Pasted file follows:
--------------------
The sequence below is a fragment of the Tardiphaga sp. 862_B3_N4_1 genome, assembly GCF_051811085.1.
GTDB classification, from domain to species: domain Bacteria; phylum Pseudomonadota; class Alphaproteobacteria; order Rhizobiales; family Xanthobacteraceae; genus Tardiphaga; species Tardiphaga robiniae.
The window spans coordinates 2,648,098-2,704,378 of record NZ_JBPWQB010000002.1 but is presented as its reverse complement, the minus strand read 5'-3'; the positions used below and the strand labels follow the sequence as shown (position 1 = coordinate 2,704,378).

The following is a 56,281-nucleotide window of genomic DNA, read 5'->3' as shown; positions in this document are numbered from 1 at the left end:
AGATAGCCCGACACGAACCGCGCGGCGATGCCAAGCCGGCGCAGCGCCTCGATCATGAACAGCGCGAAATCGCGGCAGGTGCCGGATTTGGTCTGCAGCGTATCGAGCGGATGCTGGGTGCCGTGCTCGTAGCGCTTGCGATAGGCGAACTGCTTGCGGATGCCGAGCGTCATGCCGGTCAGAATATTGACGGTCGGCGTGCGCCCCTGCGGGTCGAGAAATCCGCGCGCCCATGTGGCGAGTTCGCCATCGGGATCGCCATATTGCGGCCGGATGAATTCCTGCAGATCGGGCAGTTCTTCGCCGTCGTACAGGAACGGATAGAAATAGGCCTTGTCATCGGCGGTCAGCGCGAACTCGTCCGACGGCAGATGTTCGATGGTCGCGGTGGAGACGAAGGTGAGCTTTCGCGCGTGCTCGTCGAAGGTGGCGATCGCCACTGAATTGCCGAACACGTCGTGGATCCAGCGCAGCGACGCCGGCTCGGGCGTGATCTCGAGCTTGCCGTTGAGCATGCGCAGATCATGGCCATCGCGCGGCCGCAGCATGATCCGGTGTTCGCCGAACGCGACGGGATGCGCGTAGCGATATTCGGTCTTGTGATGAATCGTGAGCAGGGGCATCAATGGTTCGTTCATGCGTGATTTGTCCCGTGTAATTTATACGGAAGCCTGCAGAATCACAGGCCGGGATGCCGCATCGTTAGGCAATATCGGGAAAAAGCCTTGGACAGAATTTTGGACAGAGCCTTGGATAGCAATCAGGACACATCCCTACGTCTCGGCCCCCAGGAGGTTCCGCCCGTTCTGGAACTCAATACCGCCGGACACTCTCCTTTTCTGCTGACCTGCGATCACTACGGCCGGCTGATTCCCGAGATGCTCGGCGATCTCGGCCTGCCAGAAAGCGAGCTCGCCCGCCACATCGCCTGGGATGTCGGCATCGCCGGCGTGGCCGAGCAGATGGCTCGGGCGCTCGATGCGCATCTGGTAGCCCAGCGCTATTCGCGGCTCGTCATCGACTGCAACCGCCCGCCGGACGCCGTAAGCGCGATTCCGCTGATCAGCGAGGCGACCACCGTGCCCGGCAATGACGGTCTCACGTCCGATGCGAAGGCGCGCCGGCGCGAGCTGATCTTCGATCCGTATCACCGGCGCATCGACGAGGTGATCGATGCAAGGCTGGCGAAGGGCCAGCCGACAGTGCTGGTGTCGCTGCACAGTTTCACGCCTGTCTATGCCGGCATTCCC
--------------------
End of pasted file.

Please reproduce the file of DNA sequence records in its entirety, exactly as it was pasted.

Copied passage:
The sequence below is a fragment of the Tardiphaga sp. 862_B3_N4_1 genome, assembly GCF_051811085.1.
GTDB classification, from domain to species: domain Bacteria; phylum Pseudomonadota; class Alphaproteobacteria; order Rhizobiales; family Xanthobacteraceae; genus Tardiphaga; species Tardiphaga robiniae.
The window spans coordinates 2,648,098-2,704,378 of record NZ_JBPWQB010000002.1 but is presented as its reverse complement, the minus strand read 5'-3'; the positions used below and the strand labels follow the sequence as shown (position 1 = coordinate 2,704,378).

The following is a 56,281-nucleotide window of genomic DNA, read 5'->3' as shown; positions in this document are numbered from 1 at the left end:
AGATAGCCCGACACGAACCGCGCGGCGATGCCAAGCCGGCGCAGCGCCTCGATCATGAACAGCGCGAAATCGCGGCAGGTGCCGGATTTGGTCTGCAGCGTATCGAGCGGATGCTGGGTGCCGTGCTCGTAGCGCTTGCGATAGGCGAACTGCTTGCGGATGCCGAGCGTCATGCCGGTCAGAATATTGACGGTCGGCGTGCGCCCCTGCGGGTCGAGAAATCCGCGCGCCCATGTGGCGAGTTCGCCATCGGGATCGCCATATTGCGGCCGGATGAATTCCTGCAGATCGGGCAGTTCTTCGCCGTCGTACAGGAACGGATAGAAATAGGCCTTGTCATCGGCGGTCAGCGCGAACTCGTCCGACGGCAGATGTTCGATGGTCGCGGTGGAGACGAAGGTGAGCTTTCGCGCGTGCTCGTCGAAGGTGGCGATCGCCACTGAATTGCCGAACACGTCGTGGATCCAGCGCAGCGACGCCGGCTCGGGCGTGATCTCGAGCTTGCCGTTGAGCATGCGCAGATCATGGCCATCGCGCGGCCGCAGCATGATCCGGTGTTCGCCGAACGCGACGGGATGCGCGTAGCGATATTCGGTCTTGTGATGAATCGTGAGCAGGGGCATCAATGGTTCGTTCATGCGTGATTTGTCCCGTGTAATTTATACGGAAGCCTGCAGAATCACAGGCCGGGATGCCGCATCGTTAGGCAATATCGGGAAAAAGCCTTGGACAGAATTTTGGACAGAGCCTTGGATAGCAATCAGGACACATCCCTACGTCTCGGCCCCCAGGAGGTTCCGCCCGTTCTGGAACTCAATACCGCCGGACACTCTCCTTTTCTGCTGACCTGCGATCACTACGGCCGGCTGATTCCCGAGATGCTCGGCGATCTCGGCCTGCCAGAAAGCGAGCTCGCCCGCCACATCGCCTGGGATGTCGGCATCGCCGGCGTGGCCGAGCAGATGGCTCGGGCGCTCGATGCGCATCTGGTAGCCCAGCGCTATTCGCGGCTCGTCATCGACTGCAACCGCCCGCCGGACGCCGTAAGCGCGATTCCGCTGATCAGCGAGGCGACCACCGTGCCCGGCAATGACGGTCTCACGTCCGATGCGAAGGCGCGCCGGCGCGAGCTGATCTTCGATCCGTATCACCGGCGCATCGACGAGGTGATCGATGCAAGGCTGGCGAAGGGCCAGCCGACAGTGCTGGTGTCGCTGCACAGTTTCACGCCTGTCTATGCCGGCATTCCC